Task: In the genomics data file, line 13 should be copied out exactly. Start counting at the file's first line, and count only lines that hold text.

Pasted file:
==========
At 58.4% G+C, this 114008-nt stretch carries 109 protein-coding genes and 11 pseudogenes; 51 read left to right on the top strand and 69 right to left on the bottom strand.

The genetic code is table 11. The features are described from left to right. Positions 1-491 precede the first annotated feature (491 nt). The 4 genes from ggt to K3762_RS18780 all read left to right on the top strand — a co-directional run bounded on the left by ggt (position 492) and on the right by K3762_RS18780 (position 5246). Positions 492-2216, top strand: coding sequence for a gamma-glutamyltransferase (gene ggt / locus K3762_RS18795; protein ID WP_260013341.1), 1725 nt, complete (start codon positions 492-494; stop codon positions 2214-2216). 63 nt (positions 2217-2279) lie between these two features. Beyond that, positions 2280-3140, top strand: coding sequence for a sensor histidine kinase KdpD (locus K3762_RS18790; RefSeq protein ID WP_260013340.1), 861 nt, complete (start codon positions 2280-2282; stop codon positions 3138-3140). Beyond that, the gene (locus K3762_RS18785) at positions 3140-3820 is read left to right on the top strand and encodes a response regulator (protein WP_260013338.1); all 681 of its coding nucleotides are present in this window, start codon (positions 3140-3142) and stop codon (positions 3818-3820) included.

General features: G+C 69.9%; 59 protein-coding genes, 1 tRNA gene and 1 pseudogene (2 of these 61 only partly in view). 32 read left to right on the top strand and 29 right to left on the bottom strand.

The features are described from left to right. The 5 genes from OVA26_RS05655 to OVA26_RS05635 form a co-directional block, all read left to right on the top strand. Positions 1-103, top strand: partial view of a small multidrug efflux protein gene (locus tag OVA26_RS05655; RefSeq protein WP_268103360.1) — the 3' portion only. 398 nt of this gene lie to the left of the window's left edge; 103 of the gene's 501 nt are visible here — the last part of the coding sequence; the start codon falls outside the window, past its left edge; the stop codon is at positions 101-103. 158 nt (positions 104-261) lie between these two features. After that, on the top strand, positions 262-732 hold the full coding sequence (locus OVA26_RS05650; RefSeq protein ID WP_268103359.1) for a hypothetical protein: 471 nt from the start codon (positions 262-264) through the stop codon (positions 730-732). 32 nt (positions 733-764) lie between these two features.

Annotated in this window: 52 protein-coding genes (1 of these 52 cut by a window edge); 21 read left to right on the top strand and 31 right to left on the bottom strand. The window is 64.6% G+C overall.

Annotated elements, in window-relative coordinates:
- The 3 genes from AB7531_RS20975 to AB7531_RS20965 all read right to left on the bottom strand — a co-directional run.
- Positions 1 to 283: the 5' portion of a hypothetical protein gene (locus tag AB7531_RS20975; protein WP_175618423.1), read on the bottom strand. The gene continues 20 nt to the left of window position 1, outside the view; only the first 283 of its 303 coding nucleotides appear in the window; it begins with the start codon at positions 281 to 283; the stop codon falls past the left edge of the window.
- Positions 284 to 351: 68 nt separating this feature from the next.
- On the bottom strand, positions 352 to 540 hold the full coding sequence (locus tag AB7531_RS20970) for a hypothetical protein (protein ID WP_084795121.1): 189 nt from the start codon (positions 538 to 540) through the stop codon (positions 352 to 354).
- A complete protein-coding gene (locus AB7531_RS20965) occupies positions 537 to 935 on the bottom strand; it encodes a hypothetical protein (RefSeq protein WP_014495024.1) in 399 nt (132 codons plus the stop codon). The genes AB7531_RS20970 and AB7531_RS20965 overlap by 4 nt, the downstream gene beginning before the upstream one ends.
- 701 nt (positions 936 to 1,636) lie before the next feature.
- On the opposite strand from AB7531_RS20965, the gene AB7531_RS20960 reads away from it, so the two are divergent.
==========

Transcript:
- On the opposite strand from AB7531_RS20965, the gene AB7531_RS20960 reads away from it, so the two are divergent.